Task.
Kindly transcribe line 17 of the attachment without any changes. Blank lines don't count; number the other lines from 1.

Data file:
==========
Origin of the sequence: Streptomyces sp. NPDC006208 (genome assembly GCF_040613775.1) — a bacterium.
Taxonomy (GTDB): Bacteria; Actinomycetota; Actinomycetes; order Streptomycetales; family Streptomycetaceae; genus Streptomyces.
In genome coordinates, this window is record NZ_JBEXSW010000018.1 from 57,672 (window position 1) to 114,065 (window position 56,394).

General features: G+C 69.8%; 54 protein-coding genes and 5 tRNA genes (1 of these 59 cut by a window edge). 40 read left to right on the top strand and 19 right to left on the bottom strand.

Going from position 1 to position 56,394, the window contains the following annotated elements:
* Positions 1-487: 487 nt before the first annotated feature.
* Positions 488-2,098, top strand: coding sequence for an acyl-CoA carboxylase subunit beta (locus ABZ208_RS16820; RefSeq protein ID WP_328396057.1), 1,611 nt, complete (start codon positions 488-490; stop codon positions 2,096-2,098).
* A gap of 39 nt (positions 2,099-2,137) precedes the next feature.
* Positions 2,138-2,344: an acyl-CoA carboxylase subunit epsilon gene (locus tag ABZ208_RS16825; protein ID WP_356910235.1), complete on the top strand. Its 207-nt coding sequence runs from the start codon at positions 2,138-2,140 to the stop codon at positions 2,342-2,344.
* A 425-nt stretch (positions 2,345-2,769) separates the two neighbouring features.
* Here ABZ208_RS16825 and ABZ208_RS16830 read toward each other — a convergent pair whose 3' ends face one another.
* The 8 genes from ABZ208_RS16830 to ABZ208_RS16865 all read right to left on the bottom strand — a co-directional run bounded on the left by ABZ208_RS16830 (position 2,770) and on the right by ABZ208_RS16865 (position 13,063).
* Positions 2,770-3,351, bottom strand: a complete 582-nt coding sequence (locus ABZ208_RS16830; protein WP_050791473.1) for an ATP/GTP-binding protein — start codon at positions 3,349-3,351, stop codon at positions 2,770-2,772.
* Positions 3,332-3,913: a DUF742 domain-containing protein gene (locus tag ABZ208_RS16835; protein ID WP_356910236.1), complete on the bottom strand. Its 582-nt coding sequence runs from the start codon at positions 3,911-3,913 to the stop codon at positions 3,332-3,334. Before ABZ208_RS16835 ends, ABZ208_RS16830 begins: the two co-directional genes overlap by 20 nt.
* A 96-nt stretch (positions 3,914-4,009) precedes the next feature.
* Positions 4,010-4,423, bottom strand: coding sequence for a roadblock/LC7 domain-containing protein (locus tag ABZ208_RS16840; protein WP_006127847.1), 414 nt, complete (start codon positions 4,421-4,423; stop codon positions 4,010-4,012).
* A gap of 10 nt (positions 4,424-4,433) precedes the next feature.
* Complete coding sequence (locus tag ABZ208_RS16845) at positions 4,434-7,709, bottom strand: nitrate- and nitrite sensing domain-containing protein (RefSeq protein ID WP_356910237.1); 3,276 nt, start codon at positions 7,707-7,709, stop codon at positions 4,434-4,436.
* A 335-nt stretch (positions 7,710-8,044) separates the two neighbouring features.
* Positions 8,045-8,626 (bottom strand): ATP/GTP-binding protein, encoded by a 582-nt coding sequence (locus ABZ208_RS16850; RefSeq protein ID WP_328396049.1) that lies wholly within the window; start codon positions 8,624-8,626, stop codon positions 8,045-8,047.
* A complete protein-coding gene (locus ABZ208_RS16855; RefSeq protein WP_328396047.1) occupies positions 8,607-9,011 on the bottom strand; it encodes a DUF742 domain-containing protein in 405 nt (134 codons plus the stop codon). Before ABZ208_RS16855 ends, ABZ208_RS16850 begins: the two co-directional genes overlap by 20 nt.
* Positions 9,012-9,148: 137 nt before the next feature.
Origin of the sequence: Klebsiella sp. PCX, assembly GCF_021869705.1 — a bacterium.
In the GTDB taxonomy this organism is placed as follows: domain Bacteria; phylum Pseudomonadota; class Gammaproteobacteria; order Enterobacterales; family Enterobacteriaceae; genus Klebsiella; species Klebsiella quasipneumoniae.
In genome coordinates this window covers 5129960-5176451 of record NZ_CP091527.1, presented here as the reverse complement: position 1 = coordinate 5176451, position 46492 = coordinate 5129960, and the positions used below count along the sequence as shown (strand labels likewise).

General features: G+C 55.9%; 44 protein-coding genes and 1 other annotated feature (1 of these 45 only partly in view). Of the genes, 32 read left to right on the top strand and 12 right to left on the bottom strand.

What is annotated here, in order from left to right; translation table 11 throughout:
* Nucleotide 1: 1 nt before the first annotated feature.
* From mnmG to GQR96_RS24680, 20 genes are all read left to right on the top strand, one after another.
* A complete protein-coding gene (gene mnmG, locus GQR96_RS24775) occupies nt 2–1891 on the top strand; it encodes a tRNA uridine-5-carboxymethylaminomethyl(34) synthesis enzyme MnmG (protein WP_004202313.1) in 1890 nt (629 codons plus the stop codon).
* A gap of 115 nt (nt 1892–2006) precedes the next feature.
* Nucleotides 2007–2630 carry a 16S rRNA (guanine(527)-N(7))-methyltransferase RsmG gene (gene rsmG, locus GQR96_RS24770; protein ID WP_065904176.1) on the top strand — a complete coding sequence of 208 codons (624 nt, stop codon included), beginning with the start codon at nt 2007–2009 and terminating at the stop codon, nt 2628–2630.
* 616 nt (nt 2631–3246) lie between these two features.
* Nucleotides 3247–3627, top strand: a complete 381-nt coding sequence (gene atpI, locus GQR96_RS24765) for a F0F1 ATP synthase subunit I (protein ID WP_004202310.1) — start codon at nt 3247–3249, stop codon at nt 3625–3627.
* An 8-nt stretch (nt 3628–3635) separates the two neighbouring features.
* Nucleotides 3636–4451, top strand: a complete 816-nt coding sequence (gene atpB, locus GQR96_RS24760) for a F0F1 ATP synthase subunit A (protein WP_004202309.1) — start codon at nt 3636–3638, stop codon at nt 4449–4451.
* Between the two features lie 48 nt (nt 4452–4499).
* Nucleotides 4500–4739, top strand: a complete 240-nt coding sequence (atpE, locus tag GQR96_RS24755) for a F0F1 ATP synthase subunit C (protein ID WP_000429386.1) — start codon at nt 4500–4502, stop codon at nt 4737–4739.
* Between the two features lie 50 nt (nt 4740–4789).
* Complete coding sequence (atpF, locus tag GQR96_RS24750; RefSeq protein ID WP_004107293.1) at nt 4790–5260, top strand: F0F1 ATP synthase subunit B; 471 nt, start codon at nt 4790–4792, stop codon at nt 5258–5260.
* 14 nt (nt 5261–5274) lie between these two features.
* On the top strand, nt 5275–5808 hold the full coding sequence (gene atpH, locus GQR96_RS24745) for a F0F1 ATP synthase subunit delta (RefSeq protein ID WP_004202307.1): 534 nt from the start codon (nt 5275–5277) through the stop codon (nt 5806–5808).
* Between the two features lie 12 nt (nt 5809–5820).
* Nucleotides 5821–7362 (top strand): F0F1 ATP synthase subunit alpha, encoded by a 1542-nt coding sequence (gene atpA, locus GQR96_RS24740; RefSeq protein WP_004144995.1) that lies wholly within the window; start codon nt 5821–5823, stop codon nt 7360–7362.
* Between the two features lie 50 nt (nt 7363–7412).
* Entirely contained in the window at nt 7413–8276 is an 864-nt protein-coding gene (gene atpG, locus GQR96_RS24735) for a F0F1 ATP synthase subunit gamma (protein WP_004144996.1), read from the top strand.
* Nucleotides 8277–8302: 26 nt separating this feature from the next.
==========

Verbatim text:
* A gap of 10 nt (positions 4,424-4,433) precedes the next feature.